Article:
Stepped on a Nail (ER Story)

  Stepped on a Nail (ER) Emily Halevy | CWK Network

“One of the most important things that a parent should do if their child steps on a nail or any other sort of object that penetrates the foot, is remember that there’s risk for damage to tissues underneath and that there’s a risk for infection…so one of the first things you may need to do is clean the wound and apply pressure and then seek medical attention as quick as you can.”

–Mike Ziegler, MD, emergency pediatrics, Children’s Healthcare of Atlanta


  Related Information What Parents Need To Know Resources

When kids are outside playing in their bare feet and step on a nail, an immediate concern is tetanus. But it turns out that they might be in even more danger if they were wearing tennis shoes.

“Was he wearing shoes at the time or was he barefoot?” asks Dr. Mike Ziegler, Children’s Healthcare of Atlanta.

Last night eight-year-old Jacquai stepped on a nail. He recently had his booster shots, so tetanus is not the issue. “And it went through the bottom of his shoe and came out the top?” the doctor asks.

Jacquai was wearing tennis shoes. “These shoes will often grow an organism called pseudomonas, which if it gets into the tissues and near the bone can actually cause a nasty bone infection called osteomyelitis,” the doctor explains.

Pseudomonas bacteria grows in moist, warm environments like soil and sweaty tennis shoes.

The fear is that he’s already showing signs of infection. “The thing I’m a little bit concerned about is that the toe is already somewhat swollen,” explains Dr. Ziegler, “and that there’s already a little bit of milky discharge down there where the nail went in, so I really want to try to prevent this from becoming somewhat worse.”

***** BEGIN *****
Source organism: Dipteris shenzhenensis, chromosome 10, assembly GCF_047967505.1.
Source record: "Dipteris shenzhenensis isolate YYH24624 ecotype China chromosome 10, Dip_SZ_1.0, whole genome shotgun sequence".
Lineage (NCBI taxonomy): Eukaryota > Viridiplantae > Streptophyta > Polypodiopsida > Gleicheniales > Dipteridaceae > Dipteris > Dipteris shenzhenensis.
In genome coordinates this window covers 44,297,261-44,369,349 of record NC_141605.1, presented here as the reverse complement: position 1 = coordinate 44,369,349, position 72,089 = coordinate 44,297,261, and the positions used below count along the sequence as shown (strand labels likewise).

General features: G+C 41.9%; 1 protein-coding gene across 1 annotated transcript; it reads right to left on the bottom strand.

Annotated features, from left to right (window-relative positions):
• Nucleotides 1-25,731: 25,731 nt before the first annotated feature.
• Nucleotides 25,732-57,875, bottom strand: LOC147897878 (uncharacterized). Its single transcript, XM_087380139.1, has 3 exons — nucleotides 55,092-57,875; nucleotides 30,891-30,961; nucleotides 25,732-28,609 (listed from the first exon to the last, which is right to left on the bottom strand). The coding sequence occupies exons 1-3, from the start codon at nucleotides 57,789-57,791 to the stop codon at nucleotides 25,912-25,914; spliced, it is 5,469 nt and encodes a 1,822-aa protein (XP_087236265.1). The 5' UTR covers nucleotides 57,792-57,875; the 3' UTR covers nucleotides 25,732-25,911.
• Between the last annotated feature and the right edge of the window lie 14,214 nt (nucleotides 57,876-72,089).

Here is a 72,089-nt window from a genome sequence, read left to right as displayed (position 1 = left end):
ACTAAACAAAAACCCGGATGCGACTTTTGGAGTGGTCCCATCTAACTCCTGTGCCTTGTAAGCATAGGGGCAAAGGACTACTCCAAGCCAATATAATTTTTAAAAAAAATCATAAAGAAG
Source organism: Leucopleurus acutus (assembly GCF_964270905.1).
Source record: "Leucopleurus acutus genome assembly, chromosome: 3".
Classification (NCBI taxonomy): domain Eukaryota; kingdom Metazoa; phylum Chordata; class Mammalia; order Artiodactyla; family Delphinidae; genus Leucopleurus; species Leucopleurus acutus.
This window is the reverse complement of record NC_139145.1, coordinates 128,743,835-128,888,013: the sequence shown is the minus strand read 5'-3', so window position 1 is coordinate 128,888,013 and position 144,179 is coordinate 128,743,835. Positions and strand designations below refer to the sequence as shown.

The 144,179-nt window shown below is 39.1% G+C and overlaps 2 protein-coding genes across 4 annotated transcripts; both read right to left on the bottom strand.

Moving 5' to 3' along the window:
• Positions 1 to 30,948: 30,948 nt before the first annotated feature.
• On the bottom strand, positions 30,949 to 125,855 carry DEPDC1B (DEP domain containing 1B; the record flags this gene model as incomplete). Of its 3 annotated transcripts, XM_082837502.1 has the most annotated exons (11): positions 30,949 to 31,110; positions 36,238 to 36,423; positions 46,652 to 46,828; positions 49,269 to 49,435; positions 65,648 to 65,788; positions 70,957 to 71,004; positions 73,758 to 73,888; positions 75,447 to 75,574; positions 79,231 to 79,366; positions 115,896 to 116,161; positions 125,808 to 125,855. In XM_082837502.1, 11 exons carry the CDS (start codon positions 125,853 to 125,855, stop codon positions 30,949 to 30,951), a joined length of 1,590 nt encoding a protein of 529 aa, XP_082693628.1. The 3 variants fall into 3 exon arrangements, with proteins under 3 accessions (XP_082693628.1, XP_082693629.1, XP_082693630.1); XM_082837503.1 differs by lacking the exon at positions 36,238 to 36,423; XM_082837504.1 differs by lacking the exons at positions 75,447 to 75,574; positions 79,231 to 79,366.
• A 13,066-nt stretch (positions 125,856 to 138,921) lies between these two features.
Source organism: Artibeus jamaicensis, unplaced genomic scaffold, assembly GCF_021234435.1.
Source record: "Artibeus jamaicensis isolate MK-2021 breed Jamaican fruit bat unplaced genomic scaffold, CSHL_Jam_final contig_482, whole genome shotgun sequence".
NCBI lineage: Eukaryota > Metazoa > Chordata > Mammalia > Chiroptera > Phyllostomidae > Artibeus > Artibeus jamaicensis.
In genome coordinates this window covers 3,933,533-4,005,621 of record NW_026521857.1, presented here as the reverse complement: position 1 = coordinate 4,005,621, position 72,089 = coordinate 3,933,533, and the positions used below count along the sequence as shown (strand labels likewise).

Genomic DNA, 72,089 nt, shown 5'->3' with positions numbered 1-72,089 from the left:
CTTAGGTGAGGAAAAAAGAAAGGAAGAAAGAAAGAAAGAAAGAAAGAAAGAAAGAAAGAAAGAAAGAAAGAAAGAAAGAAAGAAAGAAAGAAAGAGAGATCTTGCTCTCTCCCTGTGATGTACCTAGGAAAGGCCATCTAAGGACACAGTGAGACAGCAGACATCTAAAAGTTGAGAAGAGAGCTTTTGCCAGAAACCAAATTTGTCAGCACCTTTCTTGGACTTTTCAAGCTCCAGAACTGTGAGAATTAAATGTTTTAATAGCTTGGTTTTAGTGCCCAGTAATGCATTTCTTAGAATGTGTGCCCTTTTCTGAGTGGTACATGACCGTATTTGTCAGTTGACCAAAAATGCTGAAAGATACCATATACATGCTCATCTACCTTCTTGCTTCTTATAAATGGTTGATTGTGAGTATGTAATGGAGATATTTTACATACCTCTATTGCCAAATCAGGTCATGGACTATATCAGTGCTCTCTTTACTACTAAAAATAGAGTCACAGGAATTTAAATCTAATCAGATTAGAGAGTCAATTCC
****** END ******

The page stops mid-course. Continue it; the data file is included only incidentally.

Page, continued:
Pseudomonas is very resistant to antibiotics, but there is one that should work, Cipro. “It’s one of the few antibiotics that we can give by mouth that will actually help to treat and deal with a pseudomonas infection,” he tells the family.

Jacquai will go home, but he’s not out of the woods yet. “It’s very important that parents understand also that the wound may look clean, there may be no fever, but injury down deep inside the tissues could be leading to a smoldering infection that can destroy bone,” warns Dr. Ziegler.

He will need to follow-up with his regular doctor in a few days to make sure the infection is not getting worse.

By Larry Eldridge
CWK Network, Inc.

Infections can develop as the result of germs getting into an injured area on the foot. According to experts at WebMD, be on the lookout for the following signs if you suspect inflammation or infection of the toe, foot or ankle area:

  • Increased pain, swelling, redness or warmth around the affected area
  • Red streaks extending from the affected area
  • Drainage of pus from the area
  • Swollen lymph nodes in the groin
  • Fever of 100°F (37.78°C) or higher
By Larry Eldridge
CWK Network, Inc.

The feet contain 52 individual bones – that’s 25 percent of the bones in the entire body! There are also muscles, tendons, ligaments, arteries, veins and nerves. It is especially important to ensure your child’s feet are healthy because these bones, muscles and ligaments are still developing and are very susceptible to any external stresses. The Doctors of Pediatric Medicine have created the following tips to help maintain your child’s healthy feet:

  • Do not bind covers over your baby’s feet. It restricts movement and can retard normal development.
  • Provide an opportunity for exercising the feet. Lying uncovered enables the baby to kick and perform other related motions that prepare the feet and legs.
  • Change baby’s position several times a day. Lying too long in one spot, especially on the stomach, can put excessive strain on the feet and legs.
  • Once children begin to walk, their feet should be examined by a podiatrist.
  • Check shoe size periodically to ensure that feet have room to grow, and watch for excessive shoe wear in any one area.
  • Do not hand down shoes from one child to another. Each pair of feet has its own requirements.
  • Walking is the best of all foot exercises. Observe your child’s walking habits. If you see toeing-in or toeing-out, knock knees, or other gait problems, professional attention is needed.
  • Night leg cramps are usually due to foot fatigue and muscle imbalance. So-called “growing pains” frequently are symptoms of abnormal foot mechanics.
  • Remember that lack of complaint by a youngster is not a reliable sign. The bones of growing feet are so flexible that they can be twisted and distorted without the child being aware.